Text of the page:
The owners of Canada's English-language broadcasters are on their way to Gatineau, Que., this week to ask the federal regulator to renew their TV licences, but the conversation is likely to turn to a new kind of broadcaster that requires no licence at all: Netflix.
TV stations such as CTV and Global are only allowed to broadcast in Canada with licences from the Canadian Radio-television and Telecommunications Commission that mandate spending on Canadian broadcast content and set rules meant to protect Canadian culture. Some of these companies are likely to complain to the CRTC this week that Netflix is allowed to operate in Canada without such costly rules; since it airs its TV shows and movies over an Internet connection to computers, Web-connected TV sets and gaming consoles.
So far, so-called "over the top" content such as that of Netflix represents a small portion of TV viewing, especially since those services tend to show older content and the selection can be limited. But a new report suggests that the threat of alternative viewing may be growing.
In its annual report on the TV industry in the U.S. and Canada, Toronto-based Convergence Consulting Group Ltd. predicts a small number of Canadians will soon begin to cut the cord on their cable or satellite subscriptions.
The risk is still small: The report expects that just 1 per cent of TV subscribers will cancel their cable or satellite service by the end of 2012.
"There's just not enough content … to see a massive amount of cord-cutting yet," said Brahm Eiley, a principal at the research firm. "But it is growing."
The appeal of alternative programming comes down to price: the average TV subscription in Canada costs $61 per month, according to the report. Viewers using over-the-top viewing could watch a lot of content online - and be handed plenty of overage charges on their Internet accounts for exceeding capped limits - and still save money on a traditional TV package.
The broadcasters have also put a lot of their content online for free in an attempt to feed viewers' anywhere/anytime appetites. But Canada lags behind the U.S. in this push: U.S. broadcasters such as ABC and NBC put, on average, 85 per cent of the TV shows they own on the Web for free, on their own websites or on the free viewing website Hulu, according to the report. By comparison, Canadian English-language broadcasters put an average of just over 60 per cent of their shows online. And those Canadian videos have 80 per cent fewer ad minutes than are shown on traditional TV.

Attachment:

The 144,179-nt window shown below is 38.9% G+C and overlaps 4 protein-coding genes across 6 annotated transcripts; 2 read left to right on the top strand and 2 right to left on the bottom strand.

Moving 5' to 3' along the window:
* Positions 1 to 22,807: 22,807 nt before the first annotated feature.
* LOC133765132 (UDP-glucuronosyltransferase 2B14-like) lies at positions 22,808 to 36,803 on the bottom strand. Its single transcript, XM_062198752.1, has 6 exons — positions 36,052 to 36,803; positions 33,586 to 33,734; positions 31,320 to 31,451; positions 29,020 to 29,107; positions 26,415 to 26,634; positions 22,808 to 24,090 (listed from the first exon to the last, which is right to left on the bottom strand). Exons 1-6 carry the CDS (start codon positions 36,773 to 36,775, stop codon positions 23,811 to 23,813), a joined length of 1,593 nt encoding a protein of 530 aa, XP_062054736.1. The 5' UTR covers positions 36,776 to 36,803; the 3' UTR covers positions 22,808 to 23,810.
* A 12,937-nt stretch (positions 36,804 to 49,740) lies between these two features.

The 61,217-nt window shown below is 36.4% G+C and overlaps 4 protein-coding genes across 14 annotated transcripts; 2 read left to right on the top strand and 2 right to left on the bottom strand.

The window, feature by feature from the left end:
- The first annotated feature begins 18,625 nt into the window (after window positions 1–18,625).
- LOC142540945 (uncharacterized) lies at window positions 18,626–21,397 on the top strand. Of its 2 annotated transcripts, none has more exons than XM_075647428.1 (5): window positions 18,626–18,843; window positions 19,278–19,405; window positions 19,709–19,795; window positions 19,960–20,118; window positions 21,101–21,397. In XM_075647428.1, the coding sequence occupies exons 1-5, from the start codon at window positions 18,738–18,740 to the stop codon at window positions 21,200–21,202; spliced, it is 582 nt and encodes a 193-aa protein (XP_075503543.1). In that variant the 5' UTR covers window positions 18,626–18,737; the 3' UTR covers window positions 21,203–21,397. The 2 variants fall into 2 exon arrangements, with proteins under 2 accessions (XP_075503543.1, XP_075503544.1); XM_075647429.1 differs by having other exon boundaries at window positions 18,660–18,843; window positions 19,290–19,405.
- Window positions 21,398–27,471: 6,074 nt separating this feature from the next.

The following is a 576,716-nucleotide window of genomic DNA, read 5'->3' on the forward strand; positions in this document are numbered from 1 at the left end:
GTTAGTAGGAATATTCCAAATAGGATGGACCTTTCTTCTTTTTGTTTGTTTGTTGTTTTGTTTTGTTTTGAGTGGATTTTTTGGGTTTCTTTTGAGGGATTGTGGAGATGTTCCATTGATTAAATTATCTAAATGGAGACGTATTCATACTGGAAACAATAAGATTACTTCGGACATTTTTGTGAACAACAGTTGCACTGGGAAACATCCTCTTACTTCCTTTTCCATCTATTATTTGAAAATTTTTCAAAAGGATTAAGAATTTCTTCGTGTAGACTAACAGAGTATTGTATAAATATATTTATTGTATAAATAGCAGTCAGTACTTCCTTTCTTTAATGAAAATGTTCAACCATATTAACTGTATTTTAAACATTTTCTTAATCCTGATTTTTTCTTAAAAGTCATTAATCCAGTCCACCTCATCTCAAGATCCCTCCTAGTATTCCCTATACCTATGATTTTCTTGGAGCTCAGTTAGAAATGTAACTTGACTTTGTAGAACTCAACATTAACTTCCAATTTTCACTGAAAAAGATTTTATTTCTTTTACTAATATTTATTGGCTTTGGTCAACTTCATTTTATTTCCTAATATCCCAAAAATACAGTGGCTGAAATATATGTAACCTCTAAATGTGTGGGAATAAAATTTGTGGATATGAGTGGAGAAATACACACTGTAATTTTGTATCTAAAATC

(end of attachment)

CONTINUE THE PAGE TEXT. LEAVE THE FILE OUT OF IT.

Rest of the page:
"That equation does not equal big revenue," Mr. Eiley said. "Canadian broadcasters need to monetize."
Running more ads with online videos is one way to bring in money. Online ad revenue for the broadcast and specialty TV industry in Canada totalled $92-million in 2010, and should grow to $115-million this year, the report states.
But that's still just a fraction of what media companies earn for TV spots. The industry has a stake in keeping traditional TV viewers - especially since the private broadcasters in Canada are all owned by cable and satellite providers. That means the amount of free TV online is likely to fall even further. Netflix offers older seasons of TV shows, but on-demand viewing of recent shows could require that viewers visit their cable or satellite provider's website and log-in to prove they pay for TV service. That's already the model for much of the specialty channels' shows, which are available on the Internet for subscribers through Rogers On Demand Online, for example. More content will be enclosed in these "walled gardens" in the future, the report predicts.
"You will be able to access everything online, but you may have to be a subscriber," Mr. Eiley said. "It's already happening here with Rogers and Videotron … and in the States, Hulu's days as a free platform are numbered."
Editor's note: This story contains a correction from a previous online and print version regarding how many advertising minutes are shown on online videos in Canada.